James Stevenson v. Canton Police Department
UNPUBLISHED OPINION FILED. [12-60138 Affirmed ] Judge: CDK , Judge: EBC , Judge: SAH Mandate pull date is 04/09/2013; denying motion to appoint counsel filed by Appellant Mr. James Willie Stevenson [7204947-2] [12-60138]
Date Filed: 03/19/2013
IN THE UNITED STATES COURT OF APPEALS
United States Court of Appeals
FOR THE FIFTH CIRCUIT
March 19, 2013
Lyle W. Cayce
JAMES WILLIE STEVENSON,
Appeal from the United States District Court
for the Southern District of Mississippi
USDC No. 3:09-CV-464
Before KING, CLEMENT, and HIGGINSON, Circuit Judges.
James Willie Stevenson, Mississippi prisoner # M2199, appeals the
decision of the magistrate judge awarding summary judgment in favor of Officer
Howard Young on Stevenson’s 42 U.S.C. § 1983 complaint. In that complaint,
Stevenson alleged that Officer Young had been deliberately indifferent to his
serious medical needs when he purportedly caused Stevenson’s premature
release from the hospital despite the opinion of Young’s treating physician that
his wound necessitated surgery.
Pursuant to 5TH CIR. R. 47.5, the court has determined that this opinion should not
be published and is not precedent except under the limited circumstances set forth in 5TH CIR.
Date Filed: 03/19/2013
We review a summary judgment ruling de novo, using the same standard
employed by the district court. Carnaby v. City of Houston, 636 F.3d 183, 187
(5th Cir. 2011). Summary judgment is proper “if the movant shows that there
is no genuine dispute as to any material fact and the movant is entitled to
judgment as a matter of law.” FED. R. CIV. P. 56(a). If the moving party shows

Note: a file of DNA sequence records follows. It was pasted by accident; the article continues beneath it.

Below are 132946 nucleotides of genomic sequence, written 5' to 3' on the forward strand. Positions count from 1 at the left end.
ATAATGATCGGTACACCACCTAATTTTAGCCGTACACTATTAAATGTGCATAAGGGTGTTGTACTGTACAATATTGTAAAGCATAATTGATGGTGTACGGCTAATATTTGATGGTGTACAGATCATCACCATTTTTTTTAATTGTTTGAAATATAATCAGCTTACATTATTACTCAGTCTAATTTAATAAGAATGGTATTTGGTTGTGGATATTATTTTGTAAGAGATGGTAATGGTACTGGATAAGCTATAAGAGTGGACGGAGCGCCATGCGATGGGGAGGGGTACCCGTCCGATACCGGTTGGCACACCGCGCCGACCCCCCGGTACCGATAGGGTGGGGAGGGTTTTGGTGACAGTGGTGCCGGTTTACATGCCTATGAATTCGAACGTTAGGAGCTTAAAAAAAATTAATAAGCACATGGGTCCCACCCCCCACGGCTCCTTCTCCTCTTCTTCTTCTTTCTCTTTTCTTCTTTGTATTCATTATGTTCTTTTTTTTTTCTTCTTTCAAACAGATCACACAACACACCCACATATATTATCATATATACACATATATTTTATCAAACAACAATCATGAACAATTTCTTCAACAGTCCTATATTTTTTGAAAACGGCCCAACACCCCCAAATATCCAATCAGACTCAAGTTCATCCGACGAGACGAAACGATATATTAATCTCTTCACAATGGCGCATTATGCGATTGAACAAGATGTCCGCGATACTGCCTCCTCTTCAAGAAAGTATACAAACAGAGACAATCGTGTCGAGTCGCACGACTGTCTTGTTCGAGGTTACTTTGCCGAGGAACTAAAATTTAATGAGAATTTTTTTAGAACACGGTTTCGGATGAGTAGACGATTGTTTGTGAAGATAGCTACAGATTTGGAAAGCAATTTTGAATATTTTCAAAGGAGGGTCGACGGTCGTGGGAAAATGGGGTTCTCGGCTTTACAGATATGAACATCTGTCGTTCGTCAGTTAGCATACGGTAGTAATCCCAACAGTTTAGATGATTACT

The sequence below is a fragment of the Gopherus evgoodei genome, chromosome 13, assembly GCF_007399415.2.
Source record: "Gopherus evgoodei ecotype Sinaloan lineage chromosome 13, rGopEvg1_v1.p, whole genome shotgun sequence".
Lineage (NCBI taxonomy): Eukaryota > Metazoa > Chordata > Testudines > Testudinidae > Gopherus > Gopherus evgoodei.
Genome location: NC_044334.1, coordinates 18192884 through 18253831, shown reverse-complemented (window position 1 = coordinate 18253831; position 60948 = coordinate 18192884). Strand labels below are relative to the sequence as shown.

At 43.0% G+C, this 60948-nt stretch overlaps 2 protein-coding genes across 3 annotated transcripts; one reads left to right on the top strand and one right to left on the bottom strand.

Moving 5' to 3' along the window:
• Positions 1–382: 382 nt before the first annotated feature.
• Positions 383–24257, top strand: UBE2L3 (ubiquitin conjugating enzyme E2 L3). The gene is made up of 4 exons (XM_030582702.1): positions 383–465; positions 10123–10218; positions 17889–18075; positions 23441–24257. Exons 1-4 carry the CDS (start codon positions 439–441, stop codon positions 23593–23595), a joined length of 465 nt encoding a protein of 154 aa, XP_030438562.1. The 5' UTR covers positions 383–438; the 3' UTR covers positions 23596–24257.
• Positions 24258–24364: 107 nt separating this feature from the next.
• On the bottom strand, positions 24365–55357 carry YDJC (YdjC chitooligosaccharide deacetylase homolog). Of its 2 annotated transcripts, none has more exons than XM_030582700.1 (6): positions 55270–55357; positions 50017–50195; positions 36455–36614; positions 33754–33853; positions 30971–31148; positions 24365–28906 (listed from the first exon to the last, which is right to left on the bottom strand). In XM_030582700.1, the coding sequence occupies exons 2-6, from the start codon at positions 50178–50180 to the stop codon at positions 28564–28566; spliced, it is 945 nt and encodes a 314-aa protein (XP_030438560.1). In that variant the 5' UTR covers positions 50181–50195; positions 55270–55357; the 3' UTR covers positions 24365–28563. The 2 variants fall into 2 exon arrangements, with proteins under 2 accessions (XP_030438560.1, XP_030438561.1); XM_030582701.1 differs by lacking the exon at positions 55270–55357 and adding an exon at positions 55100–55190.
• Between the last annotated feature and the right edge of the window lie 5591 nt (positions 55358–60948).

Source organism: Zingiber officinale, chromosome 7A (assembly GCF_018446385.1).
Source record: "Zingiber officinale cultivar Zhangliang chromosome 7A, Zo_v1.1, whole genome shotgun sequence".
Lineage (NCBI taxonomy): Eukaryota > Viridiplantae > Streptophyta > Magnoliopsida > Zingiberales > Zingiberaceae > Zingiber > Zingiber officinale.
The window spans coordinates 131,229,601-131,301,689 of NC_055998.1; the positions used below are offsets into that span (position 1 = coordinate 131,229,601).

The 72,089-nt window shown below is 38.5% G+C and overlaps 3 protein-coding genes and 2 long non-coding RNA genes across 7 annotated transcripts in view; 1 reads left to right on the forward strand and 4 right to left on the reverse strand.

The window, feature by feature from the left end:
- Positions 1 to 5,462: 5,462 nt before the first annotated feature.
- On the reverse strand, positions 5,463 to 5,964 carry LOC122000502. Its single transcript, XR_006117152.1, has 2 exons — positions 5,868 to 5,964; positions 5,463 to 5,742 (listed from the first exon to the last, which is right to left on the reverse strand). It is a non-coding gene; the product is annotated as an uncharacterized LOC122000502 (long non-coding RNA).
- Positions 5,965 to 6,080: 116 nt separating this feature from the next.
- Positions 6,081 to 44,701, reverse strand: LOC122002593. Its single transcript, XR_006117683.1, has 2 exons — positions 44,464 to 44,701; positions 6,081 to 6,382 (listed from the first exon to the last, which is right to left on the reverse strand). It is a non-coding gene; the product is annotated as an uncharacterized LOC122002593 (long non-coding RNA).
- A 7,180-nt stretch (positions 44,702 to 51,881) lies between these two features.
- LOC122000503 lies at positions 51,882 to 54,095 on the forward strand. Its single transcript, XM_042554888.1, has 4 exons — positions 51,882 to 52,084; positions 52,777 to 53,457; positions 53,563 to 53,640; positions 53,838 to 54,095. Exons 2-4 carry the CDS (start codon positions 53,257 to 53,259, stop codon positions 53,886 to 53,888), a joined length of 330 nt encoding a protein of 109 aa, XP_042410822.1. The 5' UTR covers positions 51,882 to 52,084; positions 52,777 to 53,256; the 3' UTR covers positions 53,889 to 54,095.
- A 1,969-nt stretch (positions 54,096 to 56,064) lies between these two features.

that the nonmoving party presented insufficient evidence in support of his
allegations, the nonmovant is required to demonstrate the existence of a genuine
issue for trial by coming forward with specific facts. Jones v. Lowndes County,
Miss., 678 F.3d 344, 348 (5th Cir. 2012). Such facts, however, must be comprised
of more than “[c]onclusional allegations and denials, speculation, improbable
inferences, unsubstantiated assertions, and legalistic argumentation.”
(internal quotation marks and citation omitted).
The deliberate indifference standard requires a prisoner to establish that
the defendant “acted with subjective deliberate indifference to [the prisoner’s]
need for medical care.” Brown v. Strain, 663 F.3d 245, 249 (5th Cir. 2011).
(internal quotation marks and citation omitted). To establish that Officer Young
acted with subjective deliberate indifference, Stevenson must show that:
(1) Officer Young had “subjective knowledge of facts from which an inference of
substantial risk of serious harm could be drawn;” (2) Officer Young “actually
drew that inference;” and (3) Officer Young’s response to the risk indicates that
he “subjectively intended that harm to occur.” Id. (internal quotation marks and
The parties consented to proceed before a magistrate judge.
magistrate judge found that as a pretrial detainee, Stevenson had a Fourteenth
Amendment due process right to medical care; however, he had produced no
evidence that Officer Young actually instructed the physician not to perform the
operation or that Young had in any way interfered with the surgery.
Additionally, the magistrate judge pointed out that Stevenson had produced no
evidence that he was subjected to a serious risk of medical harm by the
Date Filed: 03/19/2013
cancellation of the surgery or that Officer Young had actual knowledge of such
a risk. Consequently, the magistrate judge held, Officer Young was entitled to
judgment as a matter of law.
Stevenson argues that the grant of summary judgment was erroneous
because there were genuine issues of material fact in dispute, namely what
Officer Young and Stevenson’s treating physician discussed about his condition